You have the same duty of care to your staff during this COVID-19 pandemic as you do at any other time. It will, of course, be more challenging to meet that duty. Of particular concern will be protecting their wellbeing. So how can you do that?
In these very challenging times, being able to support your team is crucial. The World Health Organization has published Mental health and psychosocial considerations during the COVID-19 outbreak. This provides advice to a range of audiences, including team leaders and managers to protect staff from chronic stress and poor mental health during this response. Tips include:
- Ensure that good quality communication and accurate information updates are provided to all staff
- Rotate workers from higher-stress to lower-stress areas and functions
- Partner inexperienced workers with their more experienced colleagues – the buddy system helps to provide support, monitor stress and reinforce safety procedures
- Initiate, encourage and monitor work breaks
- Implement flexible schedules for workers who are directly impacted or have a family member affected by a stressful event
- Ensure that you build in time for colleagues to provide social support to each other
- Ensure that staff are aware of where and how they can access mental health and psychological support services and facilitate access to such services
- Be a good role model for self-care strategies.
See the full WHO guidance here.
Also, you could encourage colleagues to use the going home checklist at the end of their shift. The NHS poster below has been developed to encourage reflection and mindfulness at the end of each working day.
Being able to recognise potential signs of poor mental health will help you identify those members of staff who may be experiencing difficulties.
Poor mental health can affect the way we think, feel or behave and our experiences of poor mental health, symptoms and copying mechanisms will be different.
Stress is defined by the Health and Safety Executive as ‘the adverse reaction people have to excessive pressure or other types of demand placed upon them’.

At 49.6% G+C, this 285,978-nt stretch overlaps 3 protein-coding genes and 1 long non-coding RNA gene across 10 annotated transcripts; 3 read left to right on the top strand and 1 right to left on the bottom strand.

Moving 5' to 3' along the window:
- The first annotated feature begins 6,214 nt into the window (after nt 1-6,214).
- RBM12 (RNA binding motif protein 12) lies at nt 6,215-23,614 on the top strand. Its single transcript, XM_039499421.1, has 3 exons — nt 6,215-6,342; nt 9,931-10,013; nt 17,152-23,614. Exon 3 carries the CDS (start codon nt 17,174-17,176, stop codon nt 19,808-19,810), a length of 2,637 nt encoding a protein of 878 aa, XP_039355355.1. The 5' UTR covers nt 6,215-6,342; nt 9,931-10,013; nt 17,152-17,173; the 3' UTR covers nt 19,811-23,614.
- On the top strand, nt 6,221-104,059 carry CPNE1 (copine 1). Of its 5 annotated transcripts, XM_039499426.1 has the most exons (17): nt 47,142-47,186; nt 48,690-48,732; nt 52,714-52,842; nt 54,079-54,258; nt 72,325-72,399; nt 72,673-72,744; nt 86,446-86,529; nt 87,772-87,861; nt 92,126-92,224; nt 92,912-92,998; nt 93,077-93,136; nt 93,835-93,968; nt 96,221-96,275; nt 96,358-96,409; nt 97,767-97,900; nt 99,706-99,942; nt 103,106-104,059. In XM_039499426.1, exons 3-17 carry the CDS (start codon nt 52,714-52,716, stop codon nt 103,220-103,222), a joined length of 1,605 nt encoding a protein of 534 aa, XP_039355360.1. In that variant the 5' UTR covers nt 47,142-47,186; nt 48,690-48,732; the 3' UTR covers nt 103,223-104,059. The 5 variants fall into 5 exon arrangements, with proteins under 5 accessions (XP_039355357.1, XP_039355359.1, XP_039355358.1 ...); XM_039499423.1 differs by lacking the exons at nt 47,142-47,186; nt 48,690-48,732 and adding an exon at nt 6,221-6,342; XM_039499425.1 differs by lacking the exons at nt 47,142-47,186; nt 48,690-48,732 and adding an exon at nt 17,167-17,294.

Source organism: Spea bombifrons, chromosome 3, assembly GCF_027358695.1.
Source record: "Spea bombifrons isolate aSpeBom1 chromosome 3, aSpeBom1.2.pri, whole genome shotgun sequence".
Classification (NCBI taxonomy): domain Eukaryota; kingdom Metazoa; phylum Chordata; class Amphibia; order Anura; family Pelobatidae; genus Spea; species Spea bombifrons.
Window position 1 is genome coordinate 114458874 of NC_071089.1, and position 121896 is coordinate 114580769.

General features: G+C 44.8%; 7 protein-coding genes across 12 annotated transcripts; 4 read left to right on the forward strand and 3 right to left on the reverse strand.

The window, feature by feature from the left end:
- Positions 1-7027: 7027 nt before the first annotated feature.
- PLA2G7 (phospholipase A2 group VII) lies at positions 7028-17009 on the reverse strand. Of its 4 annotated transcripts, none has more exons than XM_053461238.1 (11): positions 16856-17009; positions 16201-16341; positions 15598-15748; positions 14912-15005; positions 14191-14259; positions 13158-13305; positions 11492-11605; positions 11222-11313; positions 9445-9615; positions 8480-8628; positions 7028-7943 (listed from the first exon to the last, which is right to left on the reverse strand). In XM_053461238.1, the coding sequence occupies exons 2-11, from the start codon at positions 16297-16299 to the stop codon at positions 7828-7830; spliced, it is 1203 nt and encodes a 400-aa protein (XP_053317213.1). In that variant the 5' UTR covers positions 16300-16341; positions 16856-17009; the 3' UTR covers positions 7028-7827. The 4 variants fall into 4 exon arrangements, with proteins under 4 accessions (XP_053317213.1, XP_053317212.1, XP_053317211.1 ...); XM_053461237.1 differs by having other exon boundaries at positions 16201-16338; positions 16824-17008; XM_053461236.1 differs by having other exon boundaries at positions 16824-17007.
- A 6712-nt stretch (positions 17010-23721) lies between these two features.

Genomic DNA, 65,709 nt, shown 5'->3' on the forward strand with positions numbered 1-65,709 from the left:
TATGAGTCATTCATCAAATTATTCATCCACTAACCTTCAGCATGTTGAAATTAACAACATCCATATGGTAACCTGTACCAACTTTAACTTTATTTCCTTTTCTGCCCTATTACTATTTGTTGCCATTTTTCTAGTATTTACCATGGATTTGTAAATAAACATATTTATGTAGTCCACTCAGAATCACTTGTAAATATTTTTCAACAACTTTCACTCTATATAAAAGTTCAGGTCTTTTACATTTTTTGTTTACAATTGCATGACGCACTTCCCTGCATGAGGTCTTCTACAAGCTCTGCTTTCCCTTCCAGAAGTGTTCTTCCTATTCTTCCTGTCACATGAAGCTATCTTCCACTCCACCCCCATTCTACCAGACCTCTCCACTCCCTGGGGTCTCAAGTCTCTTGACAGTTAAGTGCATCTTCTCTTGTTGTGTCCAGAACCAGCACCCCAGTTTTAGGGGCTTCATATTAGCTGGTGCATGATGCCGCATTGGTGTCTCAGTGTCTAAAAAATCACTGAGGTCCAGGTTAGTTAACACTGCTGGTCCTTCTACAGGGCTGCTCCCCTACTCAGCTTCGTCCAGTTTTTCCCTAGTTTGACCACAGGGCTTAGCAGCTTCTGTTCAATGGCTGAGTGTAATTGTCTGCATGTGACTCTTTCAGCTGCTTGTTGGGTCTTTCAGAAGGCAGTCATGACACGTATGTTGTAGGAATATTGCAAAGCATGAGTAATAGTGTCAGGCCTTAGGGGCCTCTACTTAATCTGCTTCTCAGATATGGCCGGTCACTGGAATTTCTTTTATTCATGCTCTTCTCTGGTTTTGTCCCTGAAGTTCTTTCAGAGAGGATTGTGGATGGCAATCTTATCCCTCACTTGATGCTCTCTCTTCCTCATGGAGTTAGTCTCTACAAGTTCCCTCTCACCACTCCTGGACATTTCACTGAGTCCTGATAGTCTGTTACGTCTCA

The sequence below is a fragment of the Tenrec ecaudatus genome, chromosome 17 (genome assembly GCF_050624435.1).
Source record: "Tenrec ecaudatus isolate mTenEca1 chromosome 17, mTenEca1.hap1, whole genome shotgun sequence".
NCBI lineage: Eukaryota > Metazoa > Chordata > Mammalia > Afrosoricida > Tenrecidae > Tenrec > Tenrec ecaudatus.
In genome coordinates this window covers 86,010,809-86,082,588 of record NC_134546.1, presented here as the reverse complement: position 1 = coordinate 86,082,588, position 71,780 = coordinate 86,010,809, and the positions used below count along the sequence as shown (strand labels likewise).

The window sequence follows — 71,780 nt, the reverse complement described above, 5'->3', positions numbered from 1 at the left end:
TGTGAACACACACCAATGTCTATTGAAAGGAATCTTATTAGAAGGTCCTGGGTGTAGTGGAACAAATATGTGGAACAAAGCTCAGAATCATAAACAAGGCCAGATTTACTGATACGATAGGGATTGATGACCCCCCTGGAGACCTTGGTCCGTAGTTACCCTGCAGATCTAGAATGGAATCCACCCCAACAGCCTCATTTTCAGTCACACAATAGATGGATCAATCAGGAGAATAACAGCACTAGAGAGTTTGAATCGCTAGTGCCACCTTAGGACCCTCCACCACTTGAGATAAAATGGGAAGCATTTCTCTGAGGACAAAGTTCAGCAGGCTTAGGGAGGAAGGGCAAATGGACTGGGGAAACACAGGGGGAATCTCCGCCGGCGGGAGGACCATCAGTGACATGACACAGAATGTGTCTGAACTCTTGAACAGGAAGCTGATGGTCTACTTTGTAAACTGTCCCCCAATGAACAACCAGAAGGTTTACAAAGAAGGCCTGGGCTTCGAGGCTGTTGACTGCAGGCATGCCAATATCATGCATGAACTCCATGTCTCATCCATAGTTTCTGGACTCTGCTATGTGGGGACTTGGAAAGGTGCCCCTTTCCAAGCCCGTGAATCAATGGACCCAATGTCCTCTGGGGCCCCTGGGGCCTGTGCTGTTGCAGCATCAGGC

Anxiety is what we feel when we are worried, tense or afraid, particularly about things that are about to happen, or which we think could happen in the future. Occasional anxiety is normal, but if feelings of anxiety are very strong, or last for a long time, they can be overwhelming.
Potential triggers that exist in the workplace include: long working hours; not taking breaks; unrealistic expectations; high-pressure environments; unmanageable workloads or lack of control over work; poor communication; negative relationships; high-risk roles.
A change in typical behaviour can be an indicator. Symptoms will vary but there are some potential physical, psychological or behaviour indicators to look out for:
Fatigue; indigestion or upset stomach; headaches; appetite and weight changes; joint and back pain; changes in sleep patterns; visible tension or trembling; nervous trembling speech; chest or throat pain; sweating; constantly feeling cold.
Anxiety or distress; tearfulness; feeling low; mood changes; indecision; loss of motivation; loss of humour; increased sensitivity; distraction or confusion; difficult relaxing; lapses in memory; illogical or irrational thought processes; difficulty taking information in; responding to experiences, sensations or people not observable by other; increased suicidal thoughts.
Increased smoking and drinking; using recreational drugs; withdrawal; resigned attitude; irritability, anger or aggression; over-excitement or euphoria; restlessness; lateness, leaving early or extended lunches; working far longer hours; intense or obsessive activity; repetitive speech or activity; impaired or inconsistent performance; uncharacteristic errors; increased sickness absence; uncharacteristic problems with colleagues; apparent over-reaction to problems; risk-taking; disruptive or anti-social behaviour.
Source: People managers’ guide to mental health at work, Mind and CIPD
Recognising when a colleague’s wellbeing or mental health may be at risk at an early stage means you can take steps to help them manage this, before it escalates.
Where you can, work in partnership with other services, including human resources, occupational health, health and safety and other services that support staff health. Know what support services exist in your organisation so that you can quickly engage them and signpost staff to them for support.
Encourage people to speak openly about how they feel. NHS Employers provides a range of health and wellbeing resources for employers. This includes an easy to use emotional wellbeing tool to help bridge a gap in understanding and enable you to talk openly and regularly about emotional health.
Mental health guidance for managers, jointly developed by Mind and the CIPD, explains, when having conversations about mental health, questions should be simple, open and non-judgemental to give the employee ample opportunity to explain the situation in their own words.
Questions to ask include:
Understanding how to support staff and how to have open conversations about how they are feeling and copying will help create a positive culture around mental wellbeing. Creating opportunities for staff to feel safe talking about their mental health and how they are feeling at this time is particularly important.
Further information to help you support your staff can be found here:
World Health Organisation (WHO) – Mental health and psychosocial considerations during the COVID-19 outbreak
MIND – Taking care of your staff resources
Health and Safety Executive’s talking toolkit for preventing work related stress
Free access to wellbeing apps for all NHS staff
NHS Education for Scotland: e-learning – psychological support and wellbeing